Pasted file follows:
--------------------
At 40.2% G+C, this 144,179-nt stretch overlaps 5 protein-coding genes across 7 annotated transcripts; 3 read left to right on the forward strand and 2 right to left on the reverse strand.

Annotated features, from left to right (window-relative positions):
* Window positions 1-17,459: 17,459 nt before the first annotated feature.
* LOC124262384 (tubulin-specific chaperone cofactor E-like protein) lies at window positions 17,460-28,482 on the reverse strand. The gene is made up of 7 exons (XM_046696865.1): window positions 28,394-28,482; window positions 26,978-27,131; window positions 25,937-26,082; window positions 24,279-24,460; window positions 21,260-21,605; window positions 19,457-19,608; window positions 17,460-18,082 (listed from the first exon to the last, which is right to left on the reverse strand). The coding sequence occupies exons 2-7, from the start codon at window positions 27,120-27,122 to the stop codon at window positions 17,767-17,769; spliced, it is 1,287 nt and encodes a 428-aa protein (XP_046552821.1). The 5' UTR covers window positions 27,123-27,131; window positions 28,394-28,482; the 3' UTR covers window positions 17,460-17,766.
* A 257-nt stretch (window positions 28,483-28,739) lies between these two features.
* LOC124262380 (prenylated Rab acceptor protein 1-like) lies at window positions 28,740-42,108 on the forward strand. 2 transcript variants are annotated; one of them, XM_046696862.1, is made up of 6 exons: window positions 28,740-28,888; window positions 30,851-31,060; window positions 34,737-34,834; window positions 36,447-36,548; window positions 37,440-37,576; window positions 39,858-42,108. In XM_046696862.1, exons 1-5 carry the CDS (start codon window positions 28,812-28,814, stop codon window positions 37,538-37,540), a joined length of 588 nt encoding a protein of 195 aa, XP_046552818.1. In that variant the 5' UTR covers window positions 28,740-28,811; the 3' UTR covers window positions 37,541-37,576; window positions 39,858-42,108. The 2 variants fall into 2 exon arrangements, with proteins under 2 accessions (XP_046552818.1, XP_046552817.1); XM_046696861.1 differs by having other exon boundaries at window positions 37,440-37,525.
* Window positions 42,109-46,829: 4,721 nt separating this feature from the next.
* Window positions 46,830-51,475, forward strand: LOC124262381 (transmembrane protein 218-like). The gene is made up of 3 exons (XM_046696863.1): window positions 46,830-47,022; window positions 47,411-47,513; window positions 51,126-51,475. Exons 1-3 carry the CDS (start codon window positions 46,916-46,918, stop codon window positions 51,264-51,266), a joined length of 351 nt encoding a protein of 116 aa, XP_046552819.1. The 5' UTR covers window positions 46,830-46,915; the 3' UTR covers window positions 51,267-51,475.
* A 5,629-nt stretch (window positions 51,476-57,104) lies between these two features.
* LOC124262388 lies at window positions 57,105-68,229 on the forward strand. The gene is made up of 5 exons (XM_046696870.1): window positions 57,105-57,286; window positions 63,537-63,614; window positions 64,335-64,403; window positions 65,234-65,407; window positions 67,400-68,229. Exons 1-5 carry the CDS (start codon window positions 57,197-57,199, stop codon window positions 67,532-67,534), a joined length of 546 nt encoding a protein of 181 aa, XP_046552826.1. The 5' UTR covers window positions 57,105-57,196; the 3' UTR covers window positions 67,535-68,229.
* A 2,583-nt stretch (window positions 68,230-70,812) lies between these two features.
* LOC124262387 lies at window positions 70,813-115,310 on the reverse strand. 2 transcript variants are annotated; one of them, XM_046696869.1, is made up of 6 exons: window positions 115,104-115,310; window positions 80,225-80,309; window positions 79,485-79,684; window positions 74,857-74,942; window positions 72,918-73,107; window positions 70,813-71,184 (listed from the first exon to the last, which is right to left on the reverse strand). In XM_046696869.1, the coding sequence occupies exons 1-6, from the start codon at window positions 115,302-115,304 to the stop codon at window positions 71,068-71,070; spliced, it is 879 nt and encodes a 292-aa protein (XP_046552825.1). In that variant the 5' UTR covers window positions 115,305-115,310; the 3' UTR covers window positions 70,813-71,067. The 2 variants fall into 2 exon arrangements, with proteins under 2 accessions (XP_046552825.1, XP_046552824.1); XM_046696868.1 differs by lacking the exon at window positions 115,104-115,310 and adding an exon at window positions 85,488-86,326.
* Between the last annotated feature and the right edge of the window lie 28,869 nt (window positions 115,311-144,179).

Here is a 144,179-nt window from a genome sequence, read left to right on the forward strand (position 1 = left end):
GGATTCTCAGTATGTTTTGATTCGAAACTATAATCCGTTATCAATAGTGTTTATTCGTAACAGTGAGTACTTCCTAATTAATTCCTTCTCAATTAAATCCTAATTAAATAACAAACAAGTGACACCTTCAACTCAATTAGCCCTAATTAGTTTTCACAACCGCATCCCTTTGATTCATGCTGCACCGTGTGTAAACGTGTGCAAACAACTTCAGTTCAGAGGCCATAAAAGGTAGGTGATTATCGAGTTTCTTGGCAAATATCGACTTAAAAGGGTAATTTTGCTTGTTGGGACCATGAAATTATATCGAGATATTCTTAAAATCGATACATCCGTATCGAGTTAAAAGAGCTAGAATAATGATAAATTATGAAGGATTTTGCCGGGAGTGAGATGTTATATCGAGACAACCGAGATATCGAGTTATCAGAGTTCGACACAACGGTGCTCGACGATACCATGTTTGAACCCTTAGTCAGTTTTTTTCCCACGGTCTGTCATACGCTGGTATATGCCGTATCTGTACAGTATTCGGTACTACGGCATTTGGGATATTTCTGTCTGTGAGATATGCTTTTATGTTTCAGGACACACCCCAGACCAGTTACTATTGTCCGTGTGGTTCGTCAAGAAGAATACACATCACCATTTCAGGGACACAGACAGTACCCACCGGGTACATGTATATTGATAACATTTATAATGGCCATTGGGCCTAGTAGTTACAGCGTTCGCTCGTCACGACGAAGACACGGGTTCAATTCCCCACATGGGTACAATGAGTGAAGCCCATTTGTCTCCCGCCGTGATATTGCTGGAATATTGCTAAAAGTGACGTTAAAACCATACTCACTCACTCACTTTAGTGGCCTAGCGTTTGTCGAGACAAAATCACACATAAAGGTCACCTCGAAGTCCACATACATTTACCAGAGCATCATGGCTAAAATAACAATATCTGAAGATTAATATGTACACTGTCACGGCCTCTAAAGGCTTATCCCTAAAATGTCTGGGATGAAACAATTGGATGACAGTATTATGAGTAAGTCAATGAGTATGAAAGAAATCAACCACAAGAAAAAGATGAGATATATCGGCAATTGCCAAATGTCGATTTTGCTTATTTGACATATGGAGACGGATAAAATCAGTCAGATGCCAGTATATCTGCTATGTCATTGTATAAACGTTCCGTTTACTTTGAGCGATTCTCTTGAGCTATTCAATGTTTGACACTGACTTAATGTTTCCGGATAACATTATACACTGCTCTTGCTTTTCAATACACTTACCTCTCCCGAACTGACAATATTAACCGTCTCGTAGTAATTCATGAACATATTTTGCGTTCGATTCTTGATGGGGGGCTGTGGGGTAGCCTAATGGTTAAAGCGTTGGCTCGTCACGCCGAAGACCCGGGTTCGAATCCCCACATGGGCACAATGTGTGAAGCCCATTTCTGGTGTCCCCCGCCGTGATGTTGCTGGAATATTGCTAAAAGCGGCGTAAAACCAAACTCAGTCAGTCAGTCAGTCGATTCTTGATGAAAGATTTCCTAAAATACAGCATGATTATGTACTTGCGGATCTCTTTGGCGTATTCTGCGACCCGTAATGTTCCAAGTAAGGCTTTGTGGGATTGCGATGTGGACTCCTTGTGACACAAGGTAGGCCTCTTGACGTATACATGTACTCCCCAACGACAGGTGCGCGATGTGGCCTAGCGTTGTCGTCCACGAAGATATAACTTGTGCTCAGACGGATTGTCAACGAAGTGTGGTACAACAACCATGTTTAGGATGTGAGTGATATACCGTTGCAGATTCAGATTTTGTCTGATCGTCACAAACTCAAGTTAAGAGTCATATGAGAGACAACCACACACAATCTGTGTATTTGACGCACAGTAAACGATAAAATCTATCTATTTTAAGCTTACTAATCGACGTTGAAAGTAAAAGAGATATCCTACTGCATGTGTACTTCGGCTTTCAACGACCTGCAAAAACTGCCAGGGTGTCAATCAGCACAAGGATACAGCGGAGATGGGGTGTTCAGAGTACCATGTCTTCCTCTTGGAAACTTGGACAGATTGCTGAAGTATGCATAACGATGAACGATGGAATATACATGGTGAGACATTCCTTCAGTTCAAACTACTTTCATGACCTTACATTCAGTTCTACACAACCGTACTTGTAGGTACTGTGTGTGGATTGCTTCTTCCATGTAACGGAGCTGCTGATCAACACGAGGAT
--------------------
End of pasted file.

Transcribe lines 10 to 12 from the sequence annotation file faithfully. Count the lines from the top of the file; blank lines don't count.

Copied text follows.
* LOC124262388 lies at window positions 57,105-68,229 on the forward strand. The gene is made up of 5 exons (XM_046696870.1): window positions 57,105-57,286; window positions 63,537-63,614; window positions 64,335-64,403; window positions 65,234-65,407; window positions 67,400-68,229. Exons 1-5 carry the CDS (start codon window positions 57,197-57,199, stop codon window positions 67,532-67,534), a joined length of 546 nt encoding a protein of 181 aa, XP_046552826.1. The 5' UTR covers window positions 57,105-57,196; the 3' UTR covers window positions 67,535-68,229.
* A 2,583-nt stretch (window positions 68,230-70,812) lies between these two features.
* LOC124262387 lies at window positions 70,813-115,310 on the reverse strand. 2 transcript variants are annotated; one of them, XM_046696869.1, is made up of 6 exons: window positions 115,104-115,310; window positions 80,225-80,309; window positions 79,485-79,684; window positions 74,857-74,942; window positions 72,918-73,107; window positions 70,813-71,184 (listed from the first exon to the last, which is right to left on the reverse strand). In XM_046696869.1, the coding sequence occupies exons 1-6, from the start codon at window positions 115,302-115,304 to the stop codon at window positions 71,068-71,070; spliced, it is 879 nt and encodes a 292-aa protein (XP_046552825.1). In that variant the 5' UTR covers window positions 115,305-115,310; the 3' UTR covers window positions 70,813-71,067. The 2 variants fall into 2 exon arrangements, with proteins under 2 accessions (XP_046552825.1, XP_046552824.1); XM_046696868.1 differs by lacking the exon at window positions 115,104-115,310 and adding an exon at window positions 85,488-86,326.